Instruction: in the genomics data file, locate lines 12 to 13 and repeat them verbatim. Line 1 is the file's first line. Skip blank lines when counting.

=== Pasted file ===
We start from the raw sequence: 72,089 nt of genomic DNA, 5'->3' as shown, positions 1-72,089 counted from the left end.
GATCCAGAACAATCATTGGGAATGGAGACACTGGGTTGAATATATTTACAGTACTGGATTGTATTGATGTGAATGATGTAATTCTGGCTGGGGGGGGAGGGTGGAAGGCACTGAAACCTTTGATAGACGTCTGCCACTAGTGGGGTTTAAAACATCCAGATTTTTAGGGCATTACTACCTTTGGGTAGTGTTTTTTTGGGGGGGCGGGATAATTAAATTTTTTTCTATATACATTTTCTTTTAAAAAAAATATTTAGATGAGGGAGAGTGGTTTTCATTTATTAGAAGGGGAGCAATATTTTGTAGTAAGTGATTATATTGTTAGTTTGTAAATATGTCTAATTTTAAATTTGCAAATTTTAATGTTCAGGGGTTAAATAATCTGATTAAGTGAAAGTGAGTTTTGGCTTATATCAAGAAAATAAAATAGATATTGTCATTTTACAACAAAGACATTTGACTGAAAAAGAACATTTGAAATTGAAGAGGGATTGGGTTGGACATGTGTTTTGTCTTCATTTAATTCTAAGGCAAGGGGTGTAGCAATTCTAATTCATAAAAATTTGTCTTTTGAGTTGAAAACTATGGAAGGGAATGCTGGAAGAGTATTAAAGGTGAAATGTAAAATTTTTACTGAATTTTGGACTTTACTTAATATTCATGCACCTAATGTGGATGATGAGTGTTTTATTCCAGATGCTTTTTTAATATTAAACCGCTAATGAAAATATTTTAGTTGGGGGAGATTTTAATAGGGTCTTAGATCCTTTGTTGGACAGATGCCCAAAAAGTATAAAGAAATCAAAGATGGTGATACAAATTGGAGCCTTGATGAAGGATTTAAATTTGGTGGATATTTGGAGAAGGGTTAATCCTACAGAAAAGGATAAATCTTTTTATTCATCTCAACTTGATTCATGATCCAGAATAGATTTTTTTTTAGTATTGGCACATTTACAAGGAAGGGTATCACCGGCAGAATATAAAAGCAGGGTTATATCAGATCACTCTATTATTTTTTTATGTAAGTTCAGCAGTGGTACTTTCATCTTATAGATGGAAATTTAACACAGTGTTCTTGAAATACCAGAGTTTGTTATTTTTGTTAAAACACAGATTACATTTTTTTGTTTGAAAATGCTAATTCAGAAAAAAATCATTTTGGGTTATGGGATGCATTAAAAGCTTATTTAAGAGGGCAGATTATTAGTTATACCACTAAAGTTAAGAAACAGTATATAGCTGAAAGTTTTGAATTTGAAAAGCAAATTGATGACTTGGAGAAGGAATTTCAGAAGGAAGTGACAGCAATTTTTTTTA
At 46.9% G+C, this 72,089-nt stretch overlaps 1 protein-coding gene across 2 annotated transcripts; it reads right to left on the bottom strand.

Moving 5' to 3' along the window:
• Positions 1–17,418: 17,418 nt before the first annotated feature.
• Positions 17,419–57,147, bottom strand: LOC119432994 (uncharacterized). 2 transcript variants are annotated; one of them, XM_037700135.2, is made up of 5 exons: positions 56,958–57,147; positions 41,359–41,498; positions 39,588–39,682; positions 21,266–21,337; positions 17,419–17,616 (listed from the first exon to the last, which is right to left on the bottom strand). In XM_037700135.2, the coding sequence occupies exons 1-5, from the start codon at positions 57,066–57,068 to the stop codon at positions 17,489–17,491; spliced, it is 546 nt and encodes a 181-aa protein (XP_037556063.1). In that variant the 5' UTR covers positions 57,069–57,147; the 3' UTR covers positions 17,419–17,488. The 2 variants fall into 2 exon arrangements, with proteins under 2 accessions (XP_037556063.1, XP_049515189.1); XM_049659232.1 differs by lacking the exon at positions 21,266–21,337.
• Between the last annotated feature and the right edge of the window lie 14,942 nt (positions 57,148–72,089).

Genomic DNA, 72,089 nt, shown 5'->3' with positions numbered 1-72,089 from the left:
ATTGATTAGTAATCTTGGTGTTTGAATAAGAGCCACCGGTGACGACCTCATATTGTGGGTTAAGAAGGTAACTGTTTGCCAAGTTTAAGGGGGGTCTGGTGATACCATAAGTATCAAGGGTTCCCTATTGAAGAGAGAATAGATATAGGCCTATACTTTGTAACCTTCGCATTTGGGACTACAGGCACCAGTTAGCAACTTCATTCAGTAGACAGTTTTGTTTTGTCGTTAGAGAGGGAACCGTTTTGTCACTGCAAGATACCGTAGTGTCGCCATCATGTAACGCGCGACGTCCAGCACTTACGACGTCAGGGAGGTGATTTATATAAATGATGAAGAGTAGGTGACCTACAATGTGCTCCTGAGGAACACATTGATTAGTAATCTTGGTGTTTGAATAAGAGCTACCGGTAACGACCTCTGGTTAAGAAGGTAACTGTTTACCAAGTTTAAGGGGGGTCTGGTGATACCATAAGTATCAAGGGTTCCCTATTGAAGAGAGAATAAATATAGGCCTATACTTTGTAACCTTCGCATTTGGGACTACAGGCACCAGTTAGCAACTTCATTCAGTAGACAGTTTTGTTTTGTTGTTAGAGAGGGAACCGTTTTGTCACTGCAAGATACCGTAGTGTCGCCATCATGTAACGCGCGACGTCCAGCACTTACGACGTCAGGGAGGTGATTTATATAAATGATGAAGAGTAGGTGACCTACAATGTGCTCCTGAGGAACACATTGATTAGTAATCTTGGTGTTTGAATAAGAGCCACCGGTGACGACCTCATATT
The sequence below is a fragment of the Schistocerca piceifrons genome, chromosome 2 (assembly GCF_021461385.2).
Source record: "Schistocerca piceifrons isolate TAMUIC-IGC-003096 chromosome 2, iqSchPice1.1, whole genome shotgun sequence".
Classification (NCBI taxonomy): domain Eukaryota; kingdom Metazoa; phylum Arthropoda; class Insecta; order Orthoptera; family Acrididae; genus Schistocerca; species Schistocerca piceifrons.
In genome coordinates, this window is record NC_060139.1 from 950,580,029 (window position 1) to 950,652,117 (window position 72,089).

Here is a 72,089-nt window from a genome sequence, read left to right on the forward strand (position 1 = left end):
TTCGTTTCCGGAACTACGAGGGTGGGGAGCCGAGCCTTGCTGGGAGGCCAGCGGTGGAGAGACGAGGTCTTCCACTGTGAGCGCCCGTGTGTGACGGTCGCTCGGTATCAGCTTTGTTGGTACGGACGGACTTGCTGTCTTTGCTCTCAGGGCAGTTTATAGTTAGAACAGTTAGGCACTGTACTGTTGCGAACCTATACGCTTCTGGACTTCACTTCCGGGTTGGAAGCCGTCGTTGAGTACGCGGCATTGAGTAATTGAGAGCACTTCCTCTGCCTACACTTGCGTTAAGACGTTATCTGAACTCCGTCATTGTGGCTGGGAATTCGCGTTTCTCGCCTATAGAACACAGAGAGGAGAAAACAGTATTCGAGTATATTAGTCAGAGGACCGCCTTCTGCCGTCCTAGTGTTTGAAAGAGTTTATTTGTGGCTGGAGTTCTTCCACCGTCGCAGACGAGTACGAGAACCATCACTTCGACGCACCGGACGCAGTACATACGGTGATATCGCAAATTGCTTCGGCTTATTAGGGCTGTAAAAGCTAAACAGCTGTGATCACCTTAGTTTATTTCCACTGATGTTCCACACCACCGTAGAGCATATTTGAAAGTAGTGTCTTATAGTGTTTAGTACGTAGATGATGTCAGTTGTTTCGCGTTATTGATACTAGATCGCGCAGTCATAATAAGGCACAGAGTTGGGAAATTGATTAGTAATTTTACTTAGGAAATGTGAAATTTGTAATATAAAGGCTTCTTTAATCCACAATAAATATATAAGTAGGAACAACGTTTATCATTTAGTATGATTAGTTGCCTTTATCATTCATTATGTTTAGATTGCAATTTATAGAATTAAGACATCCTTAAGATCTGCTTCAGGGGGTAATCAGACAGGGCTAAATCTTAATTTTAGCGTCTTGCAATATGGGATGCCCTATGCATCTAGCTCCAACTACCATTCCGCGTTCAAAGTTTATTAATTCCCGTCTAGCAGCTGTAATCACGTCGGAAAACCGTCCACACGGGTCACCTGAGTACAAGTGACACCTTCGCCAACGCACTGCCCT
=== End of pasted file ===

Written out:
Classification (NCBI taxonomy): domain Eukaryota; kingdom Metazoa; phylum Arthropoda; class Insecta; order Orthoptera; family Acrididae; genus Schistocerca; species Schistocerca piceifrons.
In genome coordinates, this window is record NC_060139.1 from 950,580,029 (window position 1) to 950,652,117 (window position 72,089).